Yesterday, the United States Supreme Court announced that it would be hearing two cases related to marriage equality: one involving the Defense of Marriage Act, and the other on California’s Proposition 8. So far, no one seems to know how the court will rule on the matters — help us, Nate Silver! Use your witchcraft to save us like you did before! — but according The Washington Post, they may have already won the fight for marriage equality. At least, if public opinion polls are any indication.
It doesn’t take a professional pollster to understand what the chart tells us. In 1996, as the country was easily re-electing Democratic President Bill Clinton, two-thirds of the public opposed gay marriage. Sixteen years later, as the country was re-electing Democratic President Barack Obama just 43 percent opposed it while 48 percent favored it.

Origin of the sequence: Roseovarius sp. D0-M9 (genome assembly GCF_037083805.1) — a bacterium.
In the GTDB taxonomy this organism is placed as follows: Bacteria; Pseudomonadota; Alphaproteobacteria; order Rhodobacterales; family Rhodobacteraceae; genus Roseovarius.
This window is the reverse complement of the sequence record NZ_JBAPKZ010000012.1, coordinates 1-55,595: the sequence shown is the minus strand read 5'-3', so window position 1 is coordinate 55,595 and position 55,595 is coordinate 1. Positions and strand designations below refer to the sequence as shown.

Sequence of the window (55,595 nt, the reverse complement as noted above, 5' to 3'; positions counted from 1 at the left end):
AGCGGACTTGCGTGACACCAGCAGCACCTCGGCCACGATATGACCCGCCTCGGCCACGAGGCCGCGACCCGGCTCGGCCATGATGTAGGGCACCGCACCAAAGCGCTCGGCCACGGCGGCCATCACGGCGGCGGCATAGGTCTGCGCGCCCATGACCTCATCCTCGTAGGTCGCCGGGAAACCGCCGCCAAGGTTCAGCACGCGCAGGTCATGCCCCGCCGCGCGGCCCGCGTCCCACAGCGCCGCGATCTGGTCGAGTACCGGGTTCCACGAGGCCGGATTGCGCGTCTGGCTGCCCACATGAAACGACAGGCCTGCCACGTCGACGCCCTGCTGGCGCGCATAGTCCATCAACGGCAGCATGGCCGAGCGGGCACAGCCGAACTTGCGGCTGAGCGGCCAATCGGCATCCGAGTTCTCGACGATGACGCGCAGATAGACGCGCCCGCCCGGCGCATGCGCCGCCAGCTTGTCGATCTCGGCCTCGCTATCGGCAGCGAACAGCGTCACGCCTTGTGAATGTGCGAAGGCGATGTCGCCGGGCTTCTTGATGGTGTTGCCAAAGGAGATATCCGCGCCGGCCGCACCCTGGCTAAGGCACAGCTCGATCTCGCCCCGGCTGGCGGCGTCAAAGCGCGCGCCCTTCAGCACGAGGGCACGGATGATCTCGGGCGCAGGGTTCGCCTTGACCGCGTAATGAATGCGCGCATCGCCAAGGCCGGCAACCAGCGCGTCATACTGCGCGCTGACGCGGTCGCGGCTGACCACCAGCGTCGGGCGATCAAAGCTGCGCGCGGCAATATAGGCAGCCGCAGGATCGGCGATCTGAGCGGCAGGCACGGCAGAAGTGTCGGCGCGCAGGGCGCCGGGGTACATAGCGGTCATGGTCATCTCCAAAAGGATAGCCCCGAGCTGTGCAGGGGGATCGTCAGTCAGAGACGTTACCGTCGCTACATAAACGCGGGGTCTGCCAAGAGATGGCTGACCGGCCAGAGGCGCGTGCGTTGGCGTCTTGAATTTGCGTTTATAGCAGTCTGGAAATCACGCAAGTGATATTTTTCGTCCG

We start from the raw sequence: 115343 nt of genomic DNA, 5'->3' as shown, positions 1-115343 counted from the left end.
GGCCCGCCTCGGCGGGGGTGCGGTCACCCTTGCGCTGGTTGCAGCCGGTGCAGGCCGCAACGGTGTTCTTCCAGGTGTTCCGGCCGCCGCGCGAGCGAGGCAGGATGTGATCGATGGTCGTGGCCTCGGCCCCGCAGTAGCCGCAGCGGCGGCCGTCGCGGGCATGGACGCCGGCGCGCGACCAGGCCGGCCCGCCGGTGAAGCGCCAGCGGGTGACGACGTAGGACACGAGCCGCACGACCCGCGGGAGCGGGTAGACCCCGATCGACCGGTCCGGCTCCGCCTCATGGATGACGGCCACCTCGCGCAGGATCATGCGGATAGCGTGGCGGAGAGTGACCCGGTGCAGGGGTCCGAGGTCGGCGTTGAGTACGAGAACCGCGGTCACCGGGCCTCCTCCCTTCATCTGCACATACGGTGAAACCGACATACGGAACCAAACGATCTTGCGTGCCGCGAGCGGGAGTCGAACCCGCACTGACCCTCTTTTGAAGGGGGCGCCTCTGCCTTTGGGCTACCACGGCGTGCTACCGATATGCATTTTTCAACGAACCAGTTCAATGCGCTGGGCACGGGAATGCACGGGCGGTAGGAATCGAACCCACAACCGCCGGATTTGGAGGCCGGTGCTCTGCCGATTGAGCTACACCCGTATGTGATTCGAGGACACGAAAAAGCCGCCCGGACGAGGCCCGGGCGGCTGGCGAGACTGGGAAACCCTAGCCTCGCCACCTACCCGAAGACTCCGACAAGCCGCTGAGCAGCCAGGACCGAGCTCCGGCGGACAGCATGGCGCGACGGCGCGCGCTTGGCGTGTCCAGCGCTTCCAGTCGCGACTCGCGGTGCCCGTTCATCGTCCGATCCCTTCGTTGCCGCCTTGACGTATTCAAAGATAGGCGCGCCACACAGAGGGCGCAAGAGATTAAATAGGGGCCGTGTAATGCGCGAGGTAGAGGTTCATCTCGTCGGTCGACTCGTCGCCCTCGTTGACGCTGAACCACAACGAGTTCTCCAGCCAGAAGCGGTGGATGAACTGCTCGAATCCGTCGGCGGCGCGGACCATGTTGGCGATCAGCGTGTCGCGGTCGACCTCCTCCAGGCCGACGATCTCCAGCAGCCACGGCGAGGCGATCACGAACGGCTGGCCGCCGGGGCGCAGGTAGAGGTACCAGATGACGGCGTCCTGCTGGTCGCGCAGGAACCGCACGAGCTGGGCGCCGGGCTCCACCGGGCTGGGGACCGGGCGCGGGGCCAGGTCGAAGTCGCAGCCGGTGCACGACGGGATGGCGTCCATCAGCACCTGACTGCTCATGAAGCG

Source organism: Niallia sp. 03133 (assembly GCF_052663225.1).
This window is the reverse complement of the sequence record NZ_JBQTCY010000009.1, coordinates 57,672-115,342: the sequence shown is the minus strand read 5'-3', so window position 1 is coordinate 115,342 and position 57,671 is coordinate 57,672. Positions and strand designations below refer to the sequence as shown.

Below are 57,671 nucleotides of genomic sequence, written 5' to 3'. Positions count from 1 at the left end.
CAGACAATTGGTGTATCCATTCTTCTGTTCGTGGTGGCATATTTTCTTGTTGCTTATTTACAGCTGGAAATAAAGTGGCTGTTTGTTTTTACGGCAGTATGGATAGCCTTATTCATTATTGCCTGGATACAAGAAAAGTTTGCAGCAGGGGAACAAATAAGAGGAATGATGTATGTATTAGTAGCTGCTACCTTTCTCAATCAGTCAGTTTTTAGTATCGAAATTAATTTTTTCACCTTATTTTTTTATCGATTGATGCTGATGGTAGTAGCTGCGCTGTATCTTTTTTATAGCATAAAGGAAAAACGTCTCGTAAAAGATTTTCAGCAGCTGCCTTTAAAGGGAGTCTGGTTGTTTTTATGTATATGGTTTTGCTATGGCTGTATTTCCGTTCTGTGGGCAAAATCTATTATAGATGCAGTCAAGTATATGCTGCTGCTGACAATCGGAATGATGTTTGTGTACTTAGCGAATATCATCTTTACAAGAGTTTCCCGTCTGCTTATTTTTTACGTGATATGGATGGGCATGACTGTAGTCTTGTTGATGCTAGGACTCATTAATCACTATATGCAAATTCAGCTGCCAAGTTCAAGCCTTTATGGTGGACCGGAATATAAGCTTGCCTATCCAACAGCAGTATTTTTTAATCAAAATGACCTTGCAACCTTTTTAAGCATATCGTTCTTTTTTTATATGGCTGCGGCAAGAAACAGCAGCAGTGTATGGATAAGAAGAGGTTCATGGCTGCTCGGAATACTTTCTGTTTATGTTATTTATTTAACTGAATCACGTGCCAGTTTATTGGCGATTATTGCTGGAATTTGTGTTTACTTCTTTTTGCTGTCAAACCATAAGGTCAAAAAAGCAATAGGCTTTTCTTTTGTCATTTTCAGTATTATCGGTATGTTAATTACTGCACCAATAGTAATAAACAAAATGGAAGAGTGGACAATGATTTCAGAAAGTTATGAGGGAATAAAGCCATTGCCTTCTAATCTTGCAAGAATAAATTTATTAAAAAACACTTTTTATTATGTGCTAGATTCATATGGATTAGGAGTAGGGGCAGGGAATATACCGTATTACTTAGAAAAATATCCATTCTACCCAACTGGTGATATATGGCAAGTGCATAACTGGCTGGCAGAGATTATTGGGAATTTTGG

Go deeper into the Pew numbers — and thanks to Pew, you can! — and you see why those trend lines won’t be reversing themselves. In 2011-2012, 62 percent of people 18-29 supported gay marriage — by far the strongest support among any age group. During that same time period, just 32 percent of those 65 or older supported gay marriage.
In regard to long-term trends, history has a tendency of gently easing away from superstitious nonsense and finally stopping on the side of fairness and logic. Eventually, even the most violently homophobic country will adopt marriage equality, so chances are federal marriage equality is something that will be coming to them soon. That being said, the court of public opinion isn’t normally a recognized branch of the judicial system (unless it’s on American Idol or some shit), so how this specific case turns out is anyone’s guess.